JEFFREY BROWN: And we get two updates on the situation this evening from officials dealing with the fire, first, Captain Mike Mohler. He’s the public information officer with the California Department of Forestry and Fire Protection, and has been in the Rim fire area since Thursday. I talked to him a short time ago.
Captain Mohler, thanks for joining us.
We hear about slightly more containment today. What does that mean? What’s your assessment of the latest situation?
CAPT. MIKE MOHLER, California Department of Forestry and Fire Protection: Well, yes we’re up to 15 percent contain on the Rim fire.
What that means to us right now is, yes, we have increased our containment, but this is a 150,000-acre fire. We have had extreme weather conditions. So, we still have a difficult firefight in front of us.
JEFFREY BROWN: What are the biggest problems that the firefighters are facing at this point?
MIKE MOHLER: Well, right now, we are experiencing extreme wind shifts.
What is happening is, this fire is building up into what we would call almost a column which creates erratic winds. Not only that, but we have very dry fuel moistures, critical fuel moistures, and also the steep rocky terrain that makes it difficult to get our firefighters on the ground in some of these areas.
JEFFREY BROWN: Are these kinds of things, are you going to predict them to get ahead of it or you just have to react as they happen?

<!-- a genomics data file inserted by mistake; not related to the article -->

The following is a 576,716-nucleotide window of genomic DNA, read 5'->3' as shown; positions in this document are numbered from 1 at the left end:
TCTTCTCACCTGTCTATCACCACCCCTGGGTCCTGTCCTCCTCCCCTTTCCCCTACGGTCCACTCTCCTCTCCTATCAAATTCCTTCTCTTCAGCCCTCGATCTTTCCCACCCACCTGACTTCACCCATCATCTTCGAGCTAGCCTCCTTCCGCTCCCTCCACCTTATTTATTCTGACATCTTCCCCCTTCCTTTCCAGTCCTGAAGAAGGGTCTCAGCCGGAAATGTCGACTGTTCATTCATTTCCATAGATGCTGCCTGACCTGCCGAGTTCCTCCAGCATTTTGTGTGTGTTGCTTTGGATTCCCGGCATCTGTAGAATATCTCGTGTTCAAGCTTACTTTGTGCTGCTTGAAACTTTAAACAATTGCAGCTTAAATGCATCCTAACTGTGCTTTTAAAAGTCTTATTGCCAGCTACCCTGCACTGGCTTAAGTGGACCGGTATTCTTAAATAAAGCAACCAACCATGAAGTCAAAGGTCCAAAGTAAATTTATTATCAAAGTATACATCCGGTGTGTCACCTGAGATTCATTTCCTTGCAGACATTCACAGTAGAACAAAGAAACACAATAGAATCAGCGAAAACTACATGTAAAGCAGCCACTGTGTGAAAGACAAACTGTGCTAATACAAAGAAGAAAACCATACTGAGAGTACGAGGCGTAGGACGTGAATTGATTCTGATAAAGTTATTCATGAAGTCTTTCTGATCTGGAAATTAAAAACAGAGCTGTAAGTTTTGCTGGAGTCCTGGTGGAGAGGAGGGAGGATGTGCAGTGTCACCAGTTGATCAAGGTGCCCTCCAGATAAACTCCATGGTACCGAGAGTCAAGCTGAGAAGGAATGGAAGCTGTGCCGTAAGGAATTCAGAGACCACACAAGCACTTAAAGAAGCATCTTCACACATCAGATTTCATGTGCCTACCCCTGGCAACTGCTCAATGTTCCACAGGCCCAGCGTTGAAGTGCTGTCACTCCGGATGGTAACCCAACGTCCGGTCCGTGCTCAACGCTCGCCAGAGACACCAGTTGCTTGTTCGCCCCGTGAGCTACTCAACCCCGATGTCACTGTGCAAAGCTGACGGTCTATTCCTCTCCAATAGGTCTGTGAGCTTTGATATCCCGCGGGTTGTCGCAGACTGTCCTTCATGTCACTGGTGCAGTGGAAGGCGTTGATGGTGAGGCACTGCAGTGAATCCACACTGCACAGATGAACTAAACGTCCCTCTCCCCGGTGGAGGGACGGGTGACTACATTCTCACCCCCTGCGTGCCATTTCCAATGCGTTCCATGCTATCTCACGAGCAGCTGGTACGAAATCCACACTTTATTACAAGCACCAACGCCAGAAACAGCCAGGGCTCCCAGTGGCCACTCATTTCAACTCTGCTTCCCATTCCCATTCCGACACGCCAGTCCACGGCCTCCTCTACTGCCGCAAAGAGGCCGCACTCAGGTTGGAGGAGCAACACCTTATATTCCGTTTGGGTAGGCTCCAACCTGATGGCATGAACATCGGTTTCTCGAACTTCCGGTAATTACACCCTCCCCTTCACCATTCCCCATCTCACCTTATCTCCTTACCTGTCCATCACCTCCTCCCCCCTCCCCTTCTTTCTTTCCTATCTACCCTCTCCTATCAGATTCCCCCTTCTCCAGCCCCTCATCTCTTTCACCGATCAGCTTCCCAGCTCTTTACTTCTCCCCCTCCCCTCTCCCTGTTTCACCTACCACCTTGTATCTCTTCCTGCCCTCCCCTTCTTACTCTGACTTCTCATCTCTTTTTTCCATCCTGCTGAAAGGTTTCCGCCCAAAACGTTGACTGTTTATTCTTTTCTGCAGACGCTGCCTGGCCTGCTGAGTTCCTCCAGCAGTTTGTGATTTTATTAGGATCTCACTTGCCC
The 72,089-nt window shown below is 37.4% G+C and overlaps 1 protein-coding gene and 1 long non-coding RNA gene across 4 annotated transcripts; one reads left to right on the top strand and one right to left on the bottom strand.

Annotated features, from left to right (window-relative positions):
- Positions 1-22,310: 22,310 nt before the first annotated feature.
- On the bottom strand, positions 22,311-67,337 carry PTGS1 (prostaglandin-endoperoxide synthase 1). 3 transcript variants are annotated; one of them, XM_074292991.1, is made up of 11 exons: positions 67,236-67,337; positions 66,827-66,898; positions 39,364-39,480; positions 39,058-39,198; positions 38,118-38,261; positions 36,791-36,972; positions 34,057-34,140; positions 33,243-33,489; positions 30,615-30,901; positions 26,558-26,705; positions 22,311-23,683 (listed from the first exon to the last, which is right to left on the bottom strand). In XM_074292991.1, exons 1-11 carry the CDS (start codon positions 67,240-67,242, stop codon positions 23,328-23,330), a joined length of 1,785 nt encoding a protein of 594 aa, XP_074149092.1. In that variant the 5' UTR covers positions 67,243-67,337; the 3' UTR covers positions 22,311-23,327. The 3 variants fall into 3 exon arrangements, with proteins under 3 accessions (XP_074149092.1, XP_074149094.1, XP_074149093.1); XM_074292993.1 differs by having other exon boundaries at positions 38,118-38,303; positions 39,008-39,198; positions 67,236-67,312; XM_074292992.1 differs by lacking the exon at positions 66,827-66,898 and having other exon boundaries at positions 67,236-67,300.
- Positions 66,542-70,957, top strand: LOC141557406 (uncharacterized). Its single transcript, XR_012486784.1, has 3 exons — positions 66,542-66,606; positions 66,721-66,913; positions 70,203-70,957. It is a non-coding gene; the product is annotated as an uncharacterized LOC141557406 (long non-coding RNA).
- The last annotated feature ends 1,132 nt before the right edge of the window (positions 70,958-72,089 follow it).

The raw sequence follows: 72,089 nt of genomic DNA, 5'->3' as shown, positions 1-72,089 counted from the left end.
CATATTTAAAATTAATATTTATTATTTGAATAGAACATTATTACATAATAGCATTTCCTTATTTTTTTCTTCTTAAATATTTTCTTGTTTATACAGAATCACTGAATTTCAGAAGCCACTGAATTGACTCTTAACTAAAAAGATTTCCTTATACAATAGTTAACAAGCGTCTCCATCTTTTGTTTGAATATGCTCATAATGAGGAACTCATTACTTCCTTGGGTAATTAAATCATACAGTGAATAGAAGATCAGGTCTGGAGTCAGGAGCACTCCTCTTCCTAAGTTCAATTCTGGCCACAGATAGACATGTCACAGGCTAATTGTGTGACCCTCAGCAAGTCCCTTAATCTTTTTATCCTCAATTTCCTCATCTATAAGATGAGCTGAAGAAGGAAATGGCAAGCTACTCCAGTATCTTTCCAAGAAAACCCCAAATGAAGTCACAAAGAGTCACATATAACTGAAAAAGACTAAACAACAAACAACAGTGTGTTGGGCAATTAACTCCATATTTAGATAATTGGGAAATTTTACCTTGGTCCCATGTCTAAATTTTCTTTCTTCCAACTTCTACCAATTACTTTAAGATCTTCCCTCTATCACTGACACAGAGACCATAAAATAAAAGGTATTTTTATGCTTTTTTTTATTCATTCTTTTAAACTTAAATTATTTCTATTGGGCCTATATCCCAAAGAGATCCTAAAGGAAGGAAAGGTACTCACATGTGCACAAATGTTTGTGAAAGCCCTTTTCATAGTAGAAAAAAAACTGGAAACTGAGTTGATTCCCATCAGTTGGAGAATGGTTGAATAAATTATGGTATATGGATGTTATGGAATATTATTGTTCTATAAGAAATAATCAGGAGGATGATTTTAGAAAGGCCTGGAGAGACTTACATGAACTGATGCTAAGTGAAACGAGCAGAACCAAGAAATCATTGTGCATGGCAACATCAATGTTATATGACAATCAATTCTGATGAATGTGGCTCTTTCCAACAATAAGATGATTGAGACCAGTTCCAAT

MIKE MOHLER: Well, you know what? We do look at the weather.
That’s a key factor in us fighting these fires. But Mother Nature, we have to work with her. We have to adjust. And we have do, do that on a daily basis with our operations, which is we have to be dynamic and ready for these fire fronts.
And we do predict it. And that’s what — we go out in front of it, place containment lines, what we call contingency plans, and hopefully we are ready when that fire comes to us.
JEFFREY BROWN: What kind of resources do you have? Do you have enough in terms of equipment and firefighters themselves?
MIKE MOHLER: We do.
This fire not only is the number one fire in the state of California, but it is also the number one fire in the nation. So resource orders are come to the Rim fire. We have about 4,000 ground troops and several aerial resources, not only helicopters, but also fixed-wing. And we have also activated the California National Guard, who is a big resource for us in fighting these fires.
JEFFREY BROWN: Tell us about protecting the power and water sources. How do you go about doing that?
MIKE MOHLER: Well, we’re working very closely — the incident command team from the U.S. Forest Service is working very closely with the city of San Diego public utilities, also with the city of San Diego Fire Department.
But I can tell you that that is a very important structure and infrastructure, so firefighters and crews are out there protecting that area.
JEFFREY BROWN: There were reports late today that the fire is getting quite close to the reservoir.
MIKE MOHLER: That is correct.